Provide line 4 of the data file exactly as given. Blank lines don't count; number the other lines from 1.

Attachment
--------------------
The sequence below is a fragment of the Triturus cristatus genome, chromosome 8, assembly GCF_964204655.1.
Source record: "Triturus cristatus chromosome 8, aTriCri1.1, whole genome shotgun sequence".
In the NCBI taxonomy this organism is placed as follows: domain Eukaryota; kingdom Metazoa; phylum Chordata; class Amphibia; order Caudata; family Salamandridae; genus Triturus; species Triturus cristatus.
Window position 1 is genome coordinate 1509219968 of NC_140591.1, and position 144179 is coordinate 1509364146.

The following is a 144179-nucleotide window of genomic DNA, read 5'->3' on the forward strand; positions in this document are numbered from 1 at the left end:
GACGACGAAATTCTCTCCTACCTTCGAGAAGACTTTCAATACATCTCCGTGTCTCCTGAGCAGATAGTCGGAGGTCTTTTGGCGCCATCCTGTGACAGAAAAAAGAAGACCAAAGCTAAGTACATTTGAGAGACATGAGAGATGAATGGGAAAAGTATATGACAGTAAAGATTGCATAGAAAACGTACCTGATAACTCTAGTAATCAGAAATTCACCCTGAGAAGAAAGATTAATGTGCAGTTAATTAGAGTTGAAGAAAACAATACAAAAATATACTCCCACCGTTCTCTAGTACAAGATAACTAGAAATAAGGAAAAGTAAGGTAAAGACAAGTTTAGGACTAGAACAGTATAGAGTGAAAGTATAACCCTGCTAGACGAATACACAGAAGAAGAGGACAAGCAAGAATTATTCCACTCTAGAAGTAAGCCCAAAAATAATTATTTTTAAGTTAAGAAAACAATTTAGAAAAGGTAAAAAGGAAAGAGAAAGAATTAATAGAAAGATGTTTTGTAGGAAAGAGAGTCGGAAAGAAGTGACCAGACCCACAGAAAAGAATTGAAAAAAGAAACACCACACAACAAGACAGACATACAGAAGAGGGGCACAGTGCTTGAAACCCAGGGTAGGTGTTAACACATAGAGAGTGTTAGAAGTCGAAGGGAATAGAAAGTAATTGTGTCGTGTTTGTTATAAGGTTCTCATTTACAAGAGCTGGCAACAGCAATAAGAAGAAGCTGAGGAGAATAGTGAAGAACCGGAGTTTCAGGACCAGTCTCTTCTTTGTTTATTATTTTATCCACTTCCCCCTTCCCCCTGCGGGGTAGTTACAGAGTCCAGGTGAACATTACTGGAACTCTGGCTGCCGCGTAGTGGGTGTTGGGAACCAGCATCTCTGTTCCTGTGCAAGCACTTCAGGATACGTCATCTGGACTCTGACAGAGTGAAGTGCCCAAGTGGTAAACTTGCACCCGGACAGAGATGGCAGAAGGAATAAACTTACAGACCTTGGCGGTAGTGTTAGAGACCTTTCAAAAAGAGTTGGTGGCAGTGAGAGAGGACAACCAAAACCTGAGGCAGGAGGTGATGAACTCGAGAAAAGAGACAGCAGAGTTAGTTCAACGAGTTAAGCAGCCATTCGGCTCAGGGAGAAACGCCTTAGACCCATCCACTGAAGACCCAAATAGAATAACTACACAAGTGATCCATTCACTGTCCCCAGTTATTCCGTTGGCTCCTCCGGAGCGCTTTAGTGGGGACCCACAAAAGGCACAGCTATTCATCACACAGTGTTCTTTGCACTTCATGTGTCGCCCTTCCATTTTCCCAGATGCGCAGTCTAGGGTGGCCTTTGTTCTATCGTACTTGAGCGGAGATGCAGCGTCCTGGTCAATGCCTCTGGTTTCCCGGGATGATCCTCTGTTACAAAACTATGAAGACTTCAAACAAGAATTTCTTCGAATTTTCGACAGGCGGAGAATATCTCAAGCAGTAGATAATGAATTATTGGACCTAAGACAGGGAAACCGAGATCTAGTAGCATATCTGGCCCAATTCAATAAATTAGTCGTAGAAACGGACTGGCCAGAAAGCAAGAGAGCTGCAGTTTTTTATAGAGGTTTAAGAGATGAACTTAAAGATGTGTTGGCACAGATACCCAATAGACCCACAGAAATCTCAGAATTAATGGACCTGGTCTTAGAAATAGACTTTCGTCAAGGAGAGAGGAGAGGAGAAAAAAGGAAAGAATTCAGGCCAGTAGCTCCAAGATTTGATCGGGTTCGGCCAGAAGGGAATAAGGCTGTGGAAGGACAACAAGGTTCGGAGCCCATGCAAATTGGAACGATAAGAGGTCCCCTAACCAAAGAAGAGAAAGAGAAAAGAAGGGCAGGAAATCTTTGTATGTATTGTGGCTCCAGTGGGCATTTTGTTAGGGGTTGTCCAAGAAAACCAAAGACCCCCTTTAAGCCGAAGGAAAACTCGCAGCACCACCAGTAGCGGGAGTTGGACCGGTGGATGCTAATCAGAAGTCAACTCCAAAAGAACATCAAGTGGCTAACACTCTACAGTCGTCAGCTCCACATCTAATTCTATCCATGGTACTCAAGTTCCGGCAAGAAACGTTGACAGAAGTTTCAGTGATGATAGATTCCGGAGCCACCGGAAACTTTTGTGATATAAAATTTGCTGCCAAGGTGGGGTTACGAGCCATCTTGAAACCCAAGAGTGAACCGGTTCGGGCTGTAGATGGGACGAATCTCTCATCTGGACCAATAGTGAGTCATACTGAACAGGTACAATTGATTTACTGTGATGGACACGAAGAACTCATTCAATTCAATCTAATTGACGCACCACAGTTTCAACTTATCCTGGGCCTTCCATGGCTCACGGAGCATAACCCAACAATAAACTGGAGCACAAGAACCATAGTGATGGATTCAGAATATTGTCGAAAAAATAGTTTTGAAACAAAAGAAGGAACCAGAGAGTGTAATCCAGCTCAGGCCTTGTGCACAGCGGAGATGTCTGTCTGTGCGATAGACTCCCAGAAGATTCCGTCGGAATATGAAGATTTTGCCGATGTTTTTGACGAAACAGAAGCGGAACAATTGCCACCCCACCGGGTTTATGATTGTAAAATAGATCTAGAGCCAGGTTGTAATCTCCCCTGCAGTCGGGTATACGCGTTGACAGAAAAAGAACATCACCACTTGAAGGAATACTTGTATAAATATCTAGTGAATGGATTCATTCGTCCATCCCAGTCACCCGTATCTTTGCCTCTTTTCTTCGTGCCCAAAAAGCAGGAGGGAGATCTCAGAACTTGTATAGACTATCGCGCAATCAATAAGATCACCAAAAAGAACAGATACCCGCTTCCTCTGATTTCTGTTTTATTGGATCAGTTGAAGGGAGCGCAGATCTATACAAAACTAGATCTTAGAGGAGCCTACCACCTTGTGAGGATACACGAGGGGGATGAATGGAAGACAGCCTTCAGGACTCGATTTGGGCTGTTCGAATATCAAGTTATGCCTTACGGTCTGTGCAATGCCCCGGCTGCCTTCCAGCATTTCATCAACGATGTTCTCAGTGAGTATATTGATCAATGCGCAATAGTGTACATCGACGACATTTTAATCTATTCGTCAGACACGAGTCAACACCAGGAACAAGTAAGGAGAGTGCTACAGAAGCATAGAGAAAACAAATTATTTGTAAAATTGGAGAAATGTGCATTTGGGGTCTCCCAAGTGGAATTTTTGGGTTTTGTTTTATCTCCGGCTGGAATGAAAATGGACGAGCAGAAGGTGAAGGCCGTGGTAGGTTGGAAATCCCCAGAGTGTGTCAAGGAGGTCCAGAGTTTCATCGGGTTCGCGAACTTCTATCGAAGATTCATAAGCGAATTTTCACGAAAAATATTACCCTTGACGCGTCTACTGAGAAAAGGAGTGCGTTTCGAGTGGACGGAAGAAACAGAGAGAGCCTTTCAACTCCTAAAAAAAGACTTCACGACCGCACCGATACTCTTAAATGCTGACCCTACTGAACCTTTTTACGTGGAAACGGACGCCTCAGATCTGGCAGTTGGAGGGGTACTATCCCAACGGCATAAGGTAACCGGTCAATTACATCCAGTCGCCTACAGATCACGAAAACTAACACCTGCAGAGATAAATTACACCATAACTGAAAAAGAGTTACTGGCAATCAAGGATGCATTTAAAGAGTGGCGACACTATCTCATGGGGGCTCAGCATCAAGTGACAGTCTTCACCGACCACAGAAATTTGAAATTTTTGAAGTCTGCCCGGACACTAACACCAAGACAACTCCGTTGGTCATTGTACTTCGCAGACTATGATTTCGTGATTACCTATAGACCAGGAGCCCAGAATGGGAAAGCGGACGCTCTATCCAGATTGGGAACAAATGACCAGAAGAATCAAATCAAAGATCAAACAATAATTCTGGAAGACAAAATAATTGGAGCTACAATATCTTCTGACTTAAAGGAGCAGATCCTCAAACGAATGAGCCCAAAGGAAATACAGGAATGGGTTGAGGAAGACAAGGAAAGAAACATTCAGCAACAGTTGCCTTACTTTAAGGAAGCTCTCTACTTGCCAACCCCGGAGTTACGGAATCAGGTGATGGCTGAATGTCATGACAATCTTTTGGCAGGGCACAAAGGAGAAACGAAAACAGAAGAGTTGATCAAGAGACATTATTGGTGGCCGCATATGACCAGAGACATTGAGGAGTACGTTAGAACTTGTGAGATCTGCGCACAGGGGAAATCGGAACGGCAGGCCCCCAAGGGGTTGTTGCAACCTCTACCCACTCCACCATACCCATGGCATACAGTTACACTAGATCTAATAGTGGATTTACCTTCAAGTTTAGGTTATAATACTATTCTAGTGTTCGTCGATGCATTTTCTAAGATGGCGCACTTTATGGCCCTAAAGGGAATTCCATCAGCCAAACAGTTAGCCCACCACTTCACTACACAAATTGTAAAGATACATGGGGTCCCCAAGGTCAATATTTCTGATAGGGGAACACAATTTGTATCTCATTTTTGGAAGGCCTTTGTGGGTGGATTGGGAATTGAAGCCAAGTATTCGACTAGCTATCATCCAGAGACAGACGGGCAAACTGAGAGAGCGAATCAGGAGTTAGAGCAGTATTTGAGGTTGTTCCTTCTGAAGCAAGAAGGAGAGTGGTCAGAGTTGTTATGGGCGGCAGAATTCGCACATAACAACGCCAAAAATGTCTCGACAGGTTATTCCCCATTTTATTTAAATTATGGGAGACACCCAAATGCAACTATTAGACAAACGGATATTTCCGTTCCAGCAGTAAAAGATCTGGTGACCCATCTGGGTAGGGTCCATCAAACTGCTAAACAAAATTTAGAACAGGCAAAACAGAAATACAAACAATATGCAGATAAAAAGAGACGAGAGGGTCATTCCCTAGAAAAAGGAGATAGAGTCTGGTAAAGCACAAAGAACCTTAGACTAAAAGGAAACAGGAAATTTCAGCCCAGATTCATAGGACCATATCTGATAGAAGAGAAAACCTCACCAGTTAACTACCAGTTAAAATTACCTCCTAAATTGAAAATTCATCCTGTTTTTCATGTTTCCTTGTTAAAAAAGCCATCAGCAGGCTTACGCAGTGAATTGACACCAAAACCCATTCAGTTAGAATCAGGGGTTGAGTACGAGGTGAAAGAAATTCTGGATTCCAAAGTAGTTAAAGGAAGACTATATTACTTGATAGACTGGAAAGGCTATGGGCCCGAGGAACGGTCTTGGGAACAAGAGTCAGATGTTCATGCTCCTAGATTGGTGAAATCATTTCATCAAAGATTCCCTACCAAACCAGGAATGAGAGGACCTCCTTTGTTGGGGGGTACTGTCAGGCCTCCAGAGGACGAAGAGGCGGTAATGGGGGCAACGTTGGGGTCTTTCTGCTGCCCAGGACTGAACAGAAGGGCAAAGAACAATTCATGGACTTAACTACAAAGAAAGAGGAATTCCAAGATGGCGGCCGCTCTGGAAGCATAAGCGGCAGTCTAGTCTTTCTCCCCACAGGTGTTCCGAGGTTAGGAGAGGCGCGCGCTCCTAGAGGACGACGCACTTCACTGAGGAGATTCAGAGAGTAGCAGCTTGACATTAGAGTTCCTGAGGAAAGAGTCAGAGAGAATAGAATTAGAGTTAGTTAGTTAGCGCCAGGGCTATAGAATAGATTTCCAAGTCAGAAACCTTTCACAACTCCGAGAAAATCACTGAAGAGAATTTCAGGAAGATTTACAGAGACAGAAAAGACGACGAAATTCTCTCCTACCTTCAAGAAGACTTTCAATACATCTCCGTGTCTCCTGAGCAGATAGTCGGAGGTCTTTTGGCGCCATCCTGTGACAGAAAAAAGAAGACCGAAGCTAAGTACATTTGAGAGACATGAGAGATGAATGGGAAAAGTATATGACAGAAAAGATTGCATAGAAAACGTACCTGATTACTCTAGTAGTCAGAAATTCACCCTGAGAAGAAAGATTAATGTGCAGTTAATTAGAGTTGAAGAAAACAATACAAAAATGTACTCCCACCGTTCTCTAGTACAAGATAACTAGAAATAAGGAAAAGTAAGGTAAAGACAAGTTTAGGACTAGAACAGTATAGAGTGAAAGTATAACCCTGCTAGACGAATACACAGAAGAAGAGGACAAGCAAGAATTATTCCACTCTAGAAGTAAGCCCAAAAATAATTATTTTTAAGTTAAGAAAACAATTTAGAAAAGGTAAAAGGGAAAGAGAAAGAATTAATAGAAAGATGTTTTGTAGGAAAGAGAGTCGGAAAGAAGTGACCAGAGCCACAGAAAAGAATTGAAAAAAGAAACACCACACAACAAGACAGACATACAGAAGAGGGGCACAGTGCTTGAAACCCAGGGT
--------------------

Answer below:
Window position 1 is genome coordinate 1509219968 of NC_140591.1, and position 144179 is coordinate 1509364146.